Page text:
As a Novice, probably due to my prior skills as a Navy Corpsman, I helped this priest?s brother, who is also a Legionary priest totally paralyzed from the waist down after suffering a car accident in Brazil. I gave him showers and cleaned him up like you would a baby. The brain damage made him lose all short-term memory and also caused severe temper tantrums – emitting screams that were deafening. I did a lot for my Superior?s brother but he refused to call my brother back? (He had also stayed at our townhouse in Houston when he was stationed in Texas as a priest.) Steve tried again and again with no response. Sadly, when I left the Legion none of the Priests or Brothers with whom I worked contacted me. It was like I was written off! When I left the Legion, Fr. Eugene could have apologized to me or Stephen and his wife, but he never did. The only time he called was when I was recovering after the brain aneurysm trying to paint a supposedly redeeming picture.


After two years in LA, I was sent on my next assignment in October 2006 to study theology in Rome. When I told my Spiritual Director there about my yearning for marriage and the difficulties and temptations that I was encountering, he was the one who finally listened. I had to wait until I was in Rome?s formation center to finally get a priest to listen to me! My confession felt like a ton of bricks were lifted off my shoulders. Mind you, I was a prior Navy Veteran of 5 years (Submarine duty) which comes with its own moral mishaps/hardships. You would have thought the red flags would have been waving for all to see. But it was in their interest to continue my usefulness to them so they turned a blind eye to my concerns about my vocation. Draw your own conclusions from my testimony if you will, but hopefully this will help other Legionaries, Regnum Christi members and their families to discern for themselves if the Legion is an Authentic Catholic Organization for the good of the Church.

Finally, why does the Legion not offer any type of transitional programfor those ex-Legionaries who leave where the pitfalls are many – job search websites, guidance counseling programs, and financial programs. (Loans would help due to not having any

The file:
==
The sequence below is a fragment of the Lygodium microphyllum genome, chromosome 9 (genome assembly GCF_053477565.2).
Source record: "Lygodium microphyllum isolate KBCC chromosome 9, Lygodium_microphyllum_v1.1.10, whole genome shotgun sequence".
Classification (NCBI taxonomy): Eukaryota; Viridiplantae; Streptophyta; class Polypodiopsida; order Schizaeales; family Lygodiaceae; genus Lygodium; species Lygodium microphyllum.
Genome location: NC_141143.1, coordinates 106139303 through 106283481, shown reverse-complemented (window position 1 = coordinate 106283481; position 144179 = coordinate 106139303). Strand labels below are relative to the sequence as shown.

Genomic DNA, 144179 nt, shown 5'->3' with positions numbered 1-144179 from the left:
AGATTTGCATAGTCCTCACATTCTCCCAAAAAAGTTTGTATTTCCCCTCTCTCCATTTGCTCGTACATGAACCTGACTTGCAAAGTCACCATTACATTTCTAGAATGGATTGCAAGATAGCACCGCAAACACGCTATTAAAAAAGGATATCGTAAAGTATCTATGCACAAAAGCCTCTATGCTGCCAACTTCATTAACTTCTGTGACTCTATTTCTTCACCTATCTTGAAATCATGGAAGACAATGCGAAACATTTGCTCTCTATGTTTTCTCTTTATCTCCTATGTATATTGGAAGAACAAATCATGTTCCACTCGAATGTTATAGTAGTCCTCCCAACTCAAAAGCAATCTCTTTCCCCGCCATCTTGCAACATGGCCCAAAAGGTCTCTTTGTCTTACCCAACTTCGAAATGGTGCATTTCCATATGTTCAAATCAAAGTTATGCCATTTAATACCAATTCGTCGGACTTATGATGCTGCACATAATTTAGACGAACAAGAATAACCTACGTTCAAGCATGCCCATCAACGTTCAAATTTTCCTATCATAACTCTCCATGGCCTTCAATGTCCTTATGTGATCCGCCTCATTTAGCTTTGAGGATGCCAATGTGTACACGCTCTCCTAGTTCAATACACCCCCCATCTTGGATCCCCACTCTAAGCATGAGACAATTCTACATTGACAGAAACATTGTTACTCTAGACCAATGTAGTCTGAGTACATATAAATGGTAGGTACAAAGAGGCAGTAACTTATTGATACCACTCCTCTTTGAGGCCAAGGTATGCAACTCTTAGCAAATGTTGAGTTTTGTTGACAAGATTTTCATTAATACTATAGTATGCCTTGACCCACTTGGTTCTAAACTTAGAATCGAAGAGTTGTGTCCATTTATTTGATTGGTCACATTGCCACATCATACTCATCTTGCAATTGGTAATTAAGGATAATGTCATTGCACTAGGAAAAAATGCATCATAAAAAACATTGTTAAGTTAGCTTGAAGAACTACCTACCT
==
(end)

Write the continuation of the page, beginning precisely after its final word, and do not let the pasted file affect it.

Savings Accounts while in the Legion to get you back on your feet) The US Navy had a great program called TAPS (Transition Assistance Program). When I left, they provided TAPS for a week, during working hours before I was discharged from my Military Service which allowed for job placement, contact building (networking), financial planning and assistance of any sort, even Housing If need be, for those in dire need of help. The Legion never called to ask how I was doing or if I needed any help. Despite this, I offered my services as an RC member in Houston. Only after the brain aneurysm, the Legion all of a sudden was my friend and asking, By the way buddy how are ya feeling? The priest on duty at the hospital administered the Last Rites at 4:00 in the morning before brain surgery. When I was taken off the breathing machine the following day, my Parish Priest came to administer the Last Rites also. Even though I was a faithful RC member in Houston, the Legionary priest was the last to visit me and give me the sacrament.

Now I wonder how many selected by the Legion have a true vocation? Are they just looking for numbers to fill the gaps instead of advancing the teachings of the Catholic Church and Christianity?

What I have is personal experience of the Legionaries being a great group of Charming Modern Day Sophists putting on a false front. Please be watchful and discerning of them. At the end of the day, we are all men and women trying to do our best in this life to make it to heaven. Some wear clerical garb who are consecrated to God and we respect and offer our support to them. But what if they are living in sin? We see numerous examples in Church history that reveal many cases of corruption. St. Catherine of Siena is a great example of one who exposed corruption among the clergy. Thanks to God?s love and mercy, there was a conversion back to faith and the truth!

Keep in mind the Unimaginable Tragedy and Crime of 2002 of the priestly abuses that happened unannounced under our noses/radar. (Is that not how the devil always works with sin; sucks us in and then it festers in our conscience? We fall for the false illusion of the perceived good and happiness promised. Then disappointment and regret occur and the temptation cycle begins over and over again without us remembering or learning from our past mistakes.) The victims spoke up and for years the Vatican, for some reason, had to silence/censor and dismiss them as fakes/phonies. Until the fateful year of 2002, (oh my God, help us) they took advantage of our trusts and confidence by hurting the most precious gift from God, our children?s innocence which was stolen/ raped! They are OUR children, because we are part of the Mystical Body of Christ.